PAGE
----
I learned Spanish entirely on my own, online, and I'll show you how you can, too!
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Learn Spanish with comics! Do you like Garfield, Calvin & Hobbes, Cathy, Foxtrot, Marmaduke, etc.? I’ve got something for you!

garfield in spanishI just love this so much, it’s so much fun and to me that is by far the most important factor when learning a language: it must be fun!  If it’s not fun then you, regardless of how determined you initially were, eventually get bored, lose focus, and give up.  And what could be more fun than some goofy comics like Garfield (my favorite) or Calvin and Hobbes or something like that, right?  Hmmm, can you find Spanish versions of these comics? You can.  Online? Yes. It…costs money, doesn’t it? …..Nope! That’s the best part: online and free, so you’re just all out of excuses now aren’t you?  Ok, here’s where to find them:

My favorite site, by far, is GoComics.com.  They have 33 major comic strips in Spanish, including some serious heavy hitters such as: Garfield (my favorite!), Calvin and Hobbes (very close second place to Garfield), FoxTrot, Cathy, Heathcliff, Ziggy, and many more.

Additionally, there’s this very cool online comic series that I particularly like because it’s designed for language-learners and clicking the speech bubble gives you the English translation, very nifty.

How to use it

Simple, just read along, look up what you don’t know, note it (on flashcards or in a SRS such as Anki), then reread from start to finish making sure you can understand it all.  I also recommend you speak what you’re reading out loud–if you have any questions about how to pronounce something, just go to Forvo where you can hear a native speaker (usually multiple native speakers) pronounce a word for you.  I recommend you have SpanishDict and Google Translate pulled up along with Anki, or have your flashcards and a Spanish/English dictionary at hand as you’re reading. If you run into anything that you still can’t make sense of using those two tools, try just Googling the term itself (as in, “what does [phrase/word] mean?”), check with Urban Dictionary for any slang, or post a question on the WordReference forums if all else fails. Again: speak. Seriously, once you’ve deciphered the whole sentence and can understand it, read it out loud. I also like to go back and do this with each comic once I’ve deciphered the whole thing and can understand it (whether you want to be this fastidious or not is up to you, but definitely do at least read aloud each sentence). That’s it.  I really hope you have fun and learn a ton of Spanish with this, and please let me know what you think in the comments, if you have any questions, or if there’s anything I can help you with.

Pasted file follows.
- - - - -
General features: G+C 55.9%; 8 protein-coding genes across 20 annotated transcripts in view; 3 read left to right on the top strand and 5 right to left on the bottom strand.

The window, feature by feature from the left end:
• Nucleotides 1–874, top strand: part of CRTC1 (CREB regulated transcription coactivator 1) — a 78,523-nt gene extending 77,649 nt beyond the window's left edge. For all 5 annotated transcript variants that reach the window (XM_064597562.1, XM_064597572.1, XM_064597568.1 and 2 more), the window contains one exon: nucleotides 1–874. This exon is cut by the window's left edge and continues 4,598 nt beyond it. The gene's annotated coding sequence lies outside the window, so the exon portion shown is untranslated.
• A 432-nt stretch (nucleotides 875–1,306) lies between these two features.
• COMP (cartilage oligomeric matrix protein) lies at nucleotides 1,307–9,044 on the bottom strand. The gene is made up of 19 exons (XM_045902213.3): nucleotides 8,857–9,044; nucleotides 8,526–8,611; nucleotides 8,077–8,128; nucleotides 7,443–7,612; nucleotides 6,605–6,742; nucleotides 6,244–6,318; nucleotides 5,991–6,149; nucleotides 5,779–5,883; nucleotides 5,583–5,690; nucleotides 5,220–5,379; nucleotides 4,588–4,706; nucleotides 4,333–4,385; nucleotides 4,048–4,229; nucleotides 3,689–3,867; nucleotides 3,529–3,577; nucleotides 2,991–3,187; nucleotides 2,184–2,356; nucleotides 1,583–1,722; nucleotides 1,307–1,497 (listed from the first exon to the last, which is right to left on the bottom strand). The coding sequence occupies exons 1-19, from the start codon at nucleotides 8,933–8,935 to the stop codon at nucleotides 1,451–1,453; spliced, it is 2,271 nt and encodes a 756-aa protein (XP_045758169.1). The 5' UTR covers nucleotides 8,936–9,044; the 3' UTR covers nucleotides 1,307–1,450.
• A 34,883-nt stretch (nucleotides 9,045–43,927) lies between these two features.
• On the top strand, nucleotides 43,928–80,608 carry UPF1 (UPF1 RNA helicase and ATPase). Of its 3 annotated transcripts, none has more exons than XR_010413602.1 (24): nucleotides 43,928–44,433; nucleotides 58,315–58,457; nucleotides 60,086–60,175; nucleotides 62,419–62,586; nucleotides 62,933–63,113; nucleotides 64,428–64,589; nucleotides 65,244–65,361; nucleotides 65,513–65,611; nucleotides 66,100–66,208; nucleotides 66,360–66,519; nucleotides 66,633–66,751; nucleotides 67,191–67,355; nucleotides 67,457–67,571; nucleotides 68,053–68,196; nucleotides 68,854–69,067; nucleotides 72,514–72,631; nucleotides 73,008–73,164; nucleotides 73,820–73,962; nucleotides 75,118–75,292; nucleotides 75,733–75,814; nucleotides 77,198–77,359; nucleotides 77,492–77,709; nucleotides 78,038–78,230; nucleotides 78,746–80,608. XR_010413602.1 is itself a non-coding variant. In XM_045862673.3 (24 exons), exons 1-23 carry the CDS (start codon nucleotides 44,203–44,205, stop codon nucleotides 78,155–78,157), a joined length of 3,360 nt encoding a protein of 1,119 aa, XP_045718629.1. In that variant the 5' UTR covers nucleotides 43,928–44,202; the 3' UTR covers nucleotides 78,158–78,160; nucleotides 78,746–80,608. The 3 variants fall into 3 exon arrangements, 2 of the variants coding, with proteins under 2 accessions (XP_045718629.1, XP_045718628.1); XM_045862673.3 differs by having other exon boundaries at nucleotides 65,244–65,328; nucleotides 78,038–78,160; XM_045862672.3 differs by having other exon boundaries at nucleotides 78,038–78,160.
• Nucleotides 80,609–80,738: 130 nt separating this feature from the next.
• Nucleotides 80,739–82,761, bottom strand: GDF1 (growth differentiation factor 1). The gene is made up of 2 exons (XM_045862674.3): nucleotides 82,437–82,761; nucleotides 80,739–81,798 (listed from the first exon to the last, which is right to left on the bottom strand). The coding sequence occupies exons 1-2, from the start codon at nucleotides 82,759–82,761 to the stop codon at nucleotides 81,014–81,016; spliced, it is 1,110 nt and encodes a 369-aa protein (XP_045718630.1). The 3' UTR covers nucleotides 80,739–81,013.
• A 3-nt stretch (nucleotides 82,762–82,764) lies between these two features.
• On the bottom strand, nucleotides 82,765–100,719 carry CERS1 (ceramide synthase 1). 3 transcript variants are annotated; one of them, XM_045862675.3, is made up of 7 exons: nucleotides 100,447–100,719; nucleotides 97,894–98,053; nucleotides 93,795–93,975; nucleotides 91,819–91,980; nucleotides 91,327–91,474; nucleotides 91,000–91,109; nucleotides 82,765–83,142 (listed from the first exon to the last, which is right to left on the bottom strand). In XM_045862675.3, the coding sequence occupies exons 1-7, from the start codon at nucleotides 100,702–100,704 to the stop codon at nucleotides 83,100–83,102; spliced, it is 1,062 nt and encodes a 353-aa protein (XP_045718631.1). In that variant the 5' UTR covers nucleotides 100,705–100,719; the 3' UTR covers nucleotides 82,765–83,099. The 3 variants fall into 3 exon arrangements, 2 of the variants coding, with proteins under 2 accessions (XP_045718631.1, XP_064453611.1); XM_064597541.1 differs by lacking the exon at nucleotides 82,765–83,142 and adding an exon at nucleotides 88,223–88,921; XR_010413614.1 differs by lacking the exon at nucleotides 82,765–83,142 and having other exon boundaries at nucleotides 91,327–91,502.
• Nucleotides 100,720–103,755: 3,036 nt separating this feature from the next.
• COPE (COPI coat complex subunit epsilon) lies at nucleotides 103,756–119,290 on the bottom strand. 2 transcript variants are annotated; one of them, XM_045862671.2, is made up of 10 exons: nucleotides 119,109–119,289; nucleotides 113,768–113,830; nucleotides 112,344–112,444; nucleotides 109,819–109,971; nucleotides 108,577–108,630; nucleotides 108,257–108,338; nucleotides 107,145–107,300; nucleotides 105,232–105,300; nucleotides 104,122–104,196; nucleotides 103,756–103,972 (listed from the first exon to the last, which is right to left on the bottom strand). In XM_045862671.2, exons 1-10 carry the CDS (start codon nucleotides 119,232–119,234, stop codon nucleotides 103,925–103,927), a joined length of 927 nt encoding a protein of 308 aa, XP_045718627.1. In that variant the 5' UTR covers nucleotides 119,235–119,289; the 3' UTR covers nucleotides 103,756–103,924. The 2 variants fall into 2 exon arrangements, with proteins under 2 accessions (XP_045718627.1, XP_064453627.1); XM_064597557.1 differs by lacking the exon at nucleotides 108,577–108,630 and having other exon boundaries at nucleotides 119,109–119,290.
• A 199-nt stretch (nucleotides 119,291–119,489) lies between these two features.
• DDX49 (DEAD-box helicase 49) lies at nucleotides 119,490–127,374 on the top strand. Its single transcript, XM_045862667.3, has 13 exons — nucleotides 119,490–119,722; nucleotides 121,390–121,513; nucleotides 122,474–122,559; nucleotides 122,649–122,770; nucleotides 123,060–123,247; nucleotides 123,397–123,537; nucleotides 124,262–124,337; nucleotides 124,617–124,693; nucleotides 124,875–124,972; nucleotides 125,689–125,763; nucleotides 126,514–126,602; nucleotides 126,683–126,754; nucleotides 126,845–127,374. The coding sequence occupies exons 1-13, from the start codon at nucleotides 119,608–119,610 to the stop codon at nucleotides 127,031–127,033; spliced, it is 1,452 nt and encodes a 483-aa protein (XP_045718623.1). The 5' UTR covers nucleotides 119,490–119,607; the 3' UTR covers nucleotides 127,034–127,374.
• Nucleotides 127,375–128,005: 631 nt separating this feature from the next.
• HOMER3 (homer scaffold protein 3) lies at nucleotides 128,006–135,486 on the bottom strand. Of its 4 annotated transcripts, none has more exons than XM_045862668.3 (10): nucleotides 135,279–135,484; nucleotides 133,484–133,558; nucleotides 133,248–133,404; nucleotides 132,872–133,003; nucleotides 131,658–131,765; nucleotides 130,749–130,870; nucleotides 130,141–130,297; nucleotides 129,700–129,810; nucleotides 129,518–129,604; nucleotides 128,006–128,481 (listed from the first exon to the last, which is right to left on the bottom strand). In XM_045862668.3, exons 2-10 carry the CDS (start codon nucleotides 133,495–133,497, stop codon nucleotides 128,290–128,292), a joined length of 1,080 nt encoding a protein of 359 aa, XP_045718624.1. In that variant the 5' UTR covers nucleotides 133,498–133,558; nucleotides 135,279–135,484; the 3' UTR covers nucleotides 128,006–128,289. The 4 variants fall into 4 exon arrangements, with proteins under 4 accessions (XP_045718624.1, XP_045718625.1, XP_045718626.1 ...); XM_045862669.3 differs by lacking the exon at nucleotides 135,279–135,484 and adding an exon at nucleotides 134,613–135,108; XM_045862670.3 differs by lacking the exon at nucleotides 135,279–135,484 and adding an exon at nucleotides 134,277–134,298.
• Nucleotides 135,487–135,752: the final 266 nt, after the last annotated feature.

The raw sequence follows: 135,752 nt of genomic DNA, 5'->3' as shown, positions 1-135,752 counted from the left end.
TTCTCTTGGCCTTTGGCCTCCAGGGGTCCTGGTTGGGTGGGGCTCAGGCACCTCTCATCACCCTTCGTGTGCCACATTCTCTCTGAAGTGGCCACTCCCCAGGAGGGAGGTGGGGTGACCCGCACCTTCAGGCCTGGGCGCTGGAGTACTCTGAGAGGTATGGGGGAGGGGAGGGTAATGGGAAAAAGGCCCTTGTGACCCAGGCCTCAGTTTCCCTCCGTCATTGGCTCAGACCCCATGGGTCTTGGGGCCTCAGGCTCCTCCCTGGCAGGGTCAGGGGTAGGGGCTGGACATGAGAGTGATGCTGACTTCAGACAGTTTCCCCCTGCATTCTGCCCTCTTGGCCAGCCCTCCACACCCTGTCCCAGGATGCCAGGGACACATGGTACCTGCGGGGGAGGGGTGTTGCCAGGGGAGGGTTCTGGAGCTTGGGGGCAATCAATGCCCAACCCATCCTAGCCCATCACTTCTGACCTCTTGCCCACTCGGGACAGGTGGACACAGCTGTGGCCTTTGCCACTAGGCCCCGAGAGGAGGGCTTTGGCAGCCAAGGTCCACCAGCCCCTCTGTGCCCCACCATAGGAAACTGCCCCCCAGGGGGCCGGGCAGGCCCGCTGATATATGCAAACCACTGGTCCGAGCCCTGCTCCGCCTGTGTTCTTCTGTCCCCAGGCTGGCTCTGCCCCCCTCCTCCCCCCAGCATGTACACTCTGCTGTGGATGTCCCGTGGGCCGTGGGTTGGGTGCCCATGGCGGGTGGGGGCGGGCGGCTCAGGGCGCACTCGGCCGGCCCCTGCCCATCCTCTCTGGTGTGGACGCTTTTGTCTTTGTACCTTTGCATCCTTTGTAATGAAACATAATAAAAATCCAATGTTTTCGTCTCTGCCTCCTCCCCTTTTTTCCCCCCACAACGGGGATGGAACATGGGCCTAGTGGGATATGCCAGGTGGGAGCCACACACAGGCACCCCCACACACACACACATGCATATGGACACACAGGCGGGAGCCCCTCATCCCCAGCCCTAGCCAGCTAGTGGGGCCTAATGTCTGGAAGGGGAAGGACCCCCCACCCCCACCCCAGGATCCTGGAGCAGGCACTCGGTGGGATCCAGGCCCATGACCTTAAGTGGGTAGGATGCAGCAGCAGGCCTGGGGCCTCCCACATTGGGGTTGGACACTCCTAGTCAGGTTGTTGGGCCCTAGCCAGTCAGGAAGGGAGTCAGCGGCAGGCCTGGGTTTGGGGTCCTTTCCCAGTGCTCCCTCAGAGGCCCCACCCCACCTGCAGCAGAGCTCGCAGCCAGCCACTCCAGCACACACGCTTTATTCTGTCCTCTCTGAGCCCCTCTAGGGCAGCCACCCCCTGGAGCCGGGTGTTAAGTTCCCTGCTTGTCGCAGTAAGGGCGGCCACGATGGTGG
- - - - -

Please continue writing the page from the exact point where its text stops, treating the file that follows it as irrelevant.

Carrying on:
A Quick Note Before We End…

I’ve got two posts that I’ve put up that I’m recommending everyone interested in learning Spanish go read if they haven’t already (if you have, ignore this, sorry): How to avoid wasting months learning Spanish the wrong way (basically this is my “how to get started right in learning Spanish” post for complete beginners) and The Telenovela Method where I cover how to use popular media like movies, music, and books to learn Spanish. Additionally you can check out the front page for a more complete list of my best and most popular posts.

Cheers,

Andrew

Get my list of the internet's top 33 FREE Spanish-learning resources here!

I put together a list of the internet’s Top 33 Free Spanish-learning resources, my favorite language exchanges and Spanish chat rooms, and more. I’ve spent a great deal of time putting together a 3-part series of articles for you on the internet’s best free resources for the Spanish-learner that you’ll get when you sign up for my newsletter–in addition to all of what you get below, I’ll be sure to send you any updates about cool new sites, resources, and learning tips and techniques that I come up with (I’m currently putting together a whole series that will teach you in great detail precisely how I go about learning a new language):

Part 1: A very long list of my favorite Top 33 free online Spanish-learning resources (tools, references, sites with free lessons, articles, blogs, forums, etc.) that’s far too long to include here, especially with all the other stuff I’ve got here that’s available just on this site alone, and I’d like to offer it to you (completely free, you don’t have to do anything other than sign up) right now.

Part 2: I explain what language exchanges are (essentially they allow you free access to an unlimited number of native speakers to practice your Spanish with), why they’re absolutely essential if you’re teaching yourself (I’m serious when I say this: it’s impossible to get fluent without them if you’re learning a foreign language on your own), how to use them, and which ones are the best.

Part 3: I cover chat rooms which are specifically devoted to connecting you with native Spanish speakers who want to learn English so you can chat with them in Spanish (and they’ll help and correct you) and then you do the same for them with their English (these are completely free to use, but rather hard to find, but I’ll tell you where the best ones are!). Sign up below!

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